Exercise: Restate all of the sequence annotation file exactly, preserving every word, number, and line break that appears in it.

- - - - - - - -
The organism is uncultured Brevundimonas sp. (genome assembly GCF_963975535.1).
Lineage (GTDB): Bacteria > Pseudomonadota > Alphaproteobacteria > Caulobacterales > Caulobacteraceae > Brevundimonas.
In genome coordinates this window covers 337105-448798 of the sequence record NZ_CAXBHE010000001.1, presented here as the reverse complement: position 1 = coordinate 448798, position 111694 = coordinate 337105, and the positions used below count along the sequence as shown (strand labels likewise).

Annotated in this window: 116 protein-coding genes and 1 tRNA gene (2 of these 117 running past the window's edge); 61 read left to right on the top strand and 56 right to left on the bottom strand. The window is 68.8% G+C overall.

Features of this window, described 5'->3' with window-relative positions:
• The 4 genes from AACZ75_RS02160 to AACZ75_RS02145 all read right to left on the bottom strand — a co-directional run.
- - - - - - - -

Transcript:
The organism is uncultured Brevundimonas sp. (genome assembly GCF_963975535.1).
Lineage (GTDB): Bacteria > Pseudomonadota > Alphaproteobacteria > Caulobacterales > Caulobacteraceae > Brevundimonas.
In genome coordinates this window covers 337105-448798 of the sequence record NZ_CAXBHE010000001.1, presented here as the reverse complement: position 1 = coordinate 448798, position 111694 = coordinate 337105, and the positions used below count along the sequence as shown (strand labels likewise).

Annotated in this window: 116 protein-coding genes and 1 tRNA gene (2 of these 117 running past the window's edge); 61 read left to right on the top strand and 56 right to left on the bottom strand. The window is 68.8% G+C overall.

Features of this window, described 5'->3' with window-relative positions:
• The 4 genes from AACZ75_RS02160 to AACZ75_RS02145 all read right to left on the bottom strand — a co-directional run.